We’ve talked about the impact that chronic iron deficiency can have on your heart and now, continuing on with our series of Iron and Your Heart (in honour of Heart Month), I want to talk about the effect that too much iron – also known as hemochromatosis – can have on your heart.
What is Hemochromatosis?
Hemochromatosis, a form of iron overload disease, is the progressive storage of excess iron inside of cells. Those with hemochromatosis absorb surplus amounts of iron from food eaten. The body uses the iron it requires on a daily basis and when it cannot rid itself of the excess iron, it is then stored in the liver, pancreas, joints, heart and other organs.
This ‘buildup’ of iron will occur over many years and, if left untreated, can cause organ damage or dysfunction. For instance, too much intracellular stored iron can cause:
- An enlarged liver, liver failure, or scarring of the liver (cirrhosis)
- Heart failure or arrhythmias (irregular heartbeats)
- Diabetes (in relation to iron stored in the pancreas; due to defects in the insulin response to glucose)
- Arthritis (can limit joint function)
While the prevalence varies between different populations, the Canadian Liver Foundation estimates that the most common type of hemochromatosis (hereditary hemochromatosis) affects as many as 1 in 327 Canadians.
Types of Hemochromatosis
There are three different types of hemochromatosis:
- Hereditary hemochromatosis (or primary hemochromatosis) is caused by inherited gene mutations. Most people do not experience common symptoms until middle age, but some may not experience symptoms at all. A sub group of this hereditary type is Neonatal hemochromatosis, a severe and rare disease that causes liver failure and mortality in newborns due to iron rapidly building up in the liver.
- Secondary hemochromatosis is commonly caused by frequent blood transfusions in the treatment of severe anemia (not related to iron deficiency such as sickle cell anemia, thalassemia, etc.). Secondary hemochromatosis is not to be confused with iron toxicity (iron overdose), when someone takes more iron than directed in a short period of time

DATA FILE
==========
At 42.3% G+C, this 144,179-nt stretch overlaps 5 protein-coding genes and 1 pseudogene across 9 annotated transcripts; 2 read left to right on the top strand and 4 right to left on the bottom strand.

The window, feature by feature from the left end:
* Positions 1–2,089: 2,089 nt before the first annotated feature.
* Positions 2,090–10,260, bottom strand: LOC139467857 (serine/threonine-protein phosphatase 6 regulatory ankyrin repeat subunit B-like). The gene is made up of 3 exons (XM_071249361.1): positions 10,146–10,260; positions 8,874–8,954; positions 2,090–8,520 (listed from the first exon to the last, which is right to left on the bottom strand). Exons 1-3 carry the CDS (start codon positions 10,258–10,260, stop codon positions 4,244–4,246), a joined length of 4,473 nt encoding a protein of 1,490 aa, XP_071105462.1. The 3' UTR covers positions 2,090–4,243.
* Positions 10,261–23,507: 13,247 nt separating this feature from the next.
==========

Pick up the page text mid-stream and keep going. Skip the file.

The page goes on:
The symptoms of hemochromatosis can depict many other possible conditions (even symptoms of iron deficiency); it is important to know the symptoms and take action especially if you are experiencing a combination of symptoms:
- Chronic fatigue
- Unexplained or sudden weight loss
- Joint pain
- Increased glucose levels
- Irregular heartbeat
- Abdominal pain
- Change in skin colour – bronze or grey
- Loss of body hair
- Personality changes/mood swings – especially anger or severe depressions
Iron Overload and Your Heart
As mentioned above, excess iron can impair the muscle’s ability to pump and circulate blood throughout the body. When this happens, one can experience heart failure (congestive heart failure), which can cause further damage to other organs, potentially causing them to shut down.
What You Can Do
Those with hemochromatosis, or with a heightened risk of developing the disease, can help to moderate iron overload by:
- Limiting the amount of high iron-containing foods (ie. red meat) consumed
- Avoiding supplements with high amounts of iron
- Limiting vitamin C intake (absorption enhancer)
- Limiting alcohol intake (although no effect on iron absorption, this can decrease the co-morbid damage to hepatic cells and indirectly prevents liver damage)
- Blood donation
Talk to your doctor if you are experiencing any combination of the common symptoms mentioned above and/or have a family history of hemochromatosis. When diagnosing this disease, your doctor will look to your family history, conduct a physical exam, and order routine blood tests.
This month’s articles are dedicated in loving memory of my parents, Leo Dove (who suffered a catastrophic stroke in 1993 and passed in 1996) and Alice Dove (who suffered her first and fatal heart attack in 2001). The woman I am today, I am because of you. The best treatment for heart and stroke is prevention.
Content and advice provided on The Iron Maiden is for information purposes only and should not serve as a substitute for a licensed health care provider, who is knowledgeable about an individual’s unique health care needs